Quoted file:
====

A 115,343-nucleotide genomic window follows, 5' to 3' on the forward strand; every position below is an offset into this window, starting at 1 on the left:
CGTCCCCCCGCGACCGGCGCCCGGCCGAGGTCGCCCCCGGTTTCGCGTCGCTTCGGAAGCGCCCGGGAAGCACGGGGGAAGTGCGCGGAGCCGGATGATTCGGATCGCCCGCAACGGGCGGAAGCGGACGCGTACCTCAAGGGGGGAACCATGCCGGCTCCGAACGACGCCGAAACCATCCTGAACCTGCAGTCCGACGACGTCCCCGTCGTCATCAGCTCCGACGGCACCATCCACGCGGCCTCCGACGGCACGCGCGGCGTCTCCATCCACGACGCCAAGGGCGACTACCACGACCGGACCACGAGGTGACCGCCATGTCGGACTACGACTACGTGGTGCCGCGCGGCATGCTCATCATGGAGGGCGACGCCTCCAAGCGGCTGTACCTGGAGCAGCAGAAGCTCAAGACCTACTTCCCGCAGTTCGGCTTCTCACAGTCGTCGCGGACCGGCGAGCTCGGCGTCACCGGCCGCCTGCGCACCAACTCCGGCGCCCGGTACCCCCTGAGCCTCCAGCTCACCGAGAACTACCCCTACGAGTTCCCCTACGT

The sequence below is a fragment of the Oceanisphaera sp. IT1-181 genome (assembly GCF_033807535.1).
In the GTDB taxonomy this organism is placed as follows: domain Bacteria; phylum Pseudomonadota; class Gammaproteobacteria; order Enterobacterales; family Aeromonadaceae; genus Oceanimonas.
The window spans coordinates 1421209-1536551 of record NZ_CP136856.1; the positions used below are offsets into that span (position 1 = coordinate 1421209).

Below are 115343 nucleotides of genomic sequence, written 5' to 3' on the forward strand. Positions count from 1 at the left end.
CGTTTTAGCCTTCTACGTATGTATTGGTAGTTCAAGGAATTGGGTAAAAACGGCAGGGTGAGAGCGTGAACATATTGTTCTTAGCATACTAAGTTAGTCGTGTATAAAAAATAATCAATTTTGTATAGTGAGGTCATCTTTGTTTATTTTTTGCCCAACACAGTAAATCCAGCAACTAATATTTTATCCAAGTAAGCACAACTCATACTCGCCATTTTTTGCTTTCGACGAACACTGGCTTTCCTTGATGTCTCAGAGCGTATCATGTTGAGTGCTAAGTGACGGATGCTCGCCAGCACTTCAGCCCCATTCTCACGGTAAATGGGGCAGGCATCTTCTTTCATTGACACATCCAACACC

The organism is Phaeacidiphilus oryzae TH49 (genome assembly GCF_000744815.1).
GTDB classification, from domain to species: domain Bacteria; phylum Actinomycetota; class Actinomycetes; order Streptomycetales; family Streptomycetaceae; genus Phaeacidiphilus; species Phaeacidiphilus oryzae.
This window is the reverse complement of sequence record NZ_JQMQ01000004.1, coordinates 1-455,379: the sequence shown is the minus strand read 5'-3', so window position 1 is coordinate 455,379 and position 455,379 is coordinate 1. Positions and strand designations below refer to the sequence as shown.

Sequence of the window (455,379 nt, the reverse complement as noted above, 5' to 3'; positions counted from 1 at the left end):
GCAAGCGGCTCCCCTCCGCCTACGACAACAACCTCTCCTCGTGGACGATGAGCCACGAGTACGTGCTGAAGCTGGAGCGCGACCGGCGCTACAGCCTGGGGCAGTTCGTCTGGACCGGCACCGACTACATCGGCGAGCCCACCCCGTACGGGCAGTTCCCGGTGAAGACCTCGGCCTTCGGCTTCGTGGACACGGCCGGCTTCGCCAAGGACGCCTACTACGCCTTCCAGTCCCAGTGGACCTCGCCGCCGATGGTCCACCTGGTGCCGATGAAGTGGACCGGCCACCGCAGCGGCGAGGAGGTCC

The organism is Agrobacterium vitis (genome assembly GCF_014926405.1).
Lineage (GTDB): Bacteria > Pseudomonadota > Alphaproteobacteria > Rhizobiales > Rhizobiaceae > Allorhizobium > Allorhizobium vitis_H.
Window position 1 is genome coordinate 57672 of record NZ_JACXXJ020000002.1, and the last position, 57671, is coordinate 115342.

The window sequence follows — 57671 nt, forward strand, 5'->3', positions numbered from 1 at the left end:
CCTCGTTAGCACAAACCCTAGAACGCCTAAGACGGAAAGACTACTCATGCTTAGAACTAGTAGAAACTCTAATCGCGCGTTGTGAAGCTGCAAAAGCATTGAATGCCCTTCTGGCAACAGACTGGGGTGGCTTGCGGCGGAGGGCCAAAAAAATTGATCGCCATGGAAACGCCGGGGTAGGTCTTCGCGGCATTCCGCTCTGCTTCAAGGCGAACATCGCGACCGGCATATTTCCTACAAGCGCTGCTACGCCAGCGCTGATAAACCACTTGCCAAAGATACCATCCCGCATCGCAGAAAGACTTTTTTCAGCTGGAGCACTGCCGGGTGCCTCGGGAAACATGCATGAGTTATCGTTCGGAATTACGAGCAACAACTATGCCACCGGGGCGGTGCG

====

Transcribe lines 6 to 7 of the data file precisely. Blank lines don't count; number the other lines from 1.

Below are 115343 nucleotides of genomic sequence, written 5' to 3' on the forward strand. Positions count from 1 at the left end.
CGTTTTAGCCTTCTACGTATGTATTGGTAGTTCAAGGAATTGGGTAAAAACGGCAGGGTGAGAGCGTGAACATATTGTTCTTAGCATACTAAGTTAGTCGTGTATAAAAAATAATCAATTTTGTATAGTGAGGTCATCTTTGTTTATTTTTTGCCCAACACAGTAAATCCAGCAACTAATATTTTATCCAAGTAAGCACAACTCATACTCGCCATTTTTTGCTTTCGACGAACACTGGCTTTCCTTGATGTCTCAGAGCGTATCATGTTGAGTGCTAAGTGACGGATGCTCGCCAGCACTTCAGCCCCATTCTCACGGTAAATGGGGCAGGCATCTTCTTTCATTGACACATCCAACACC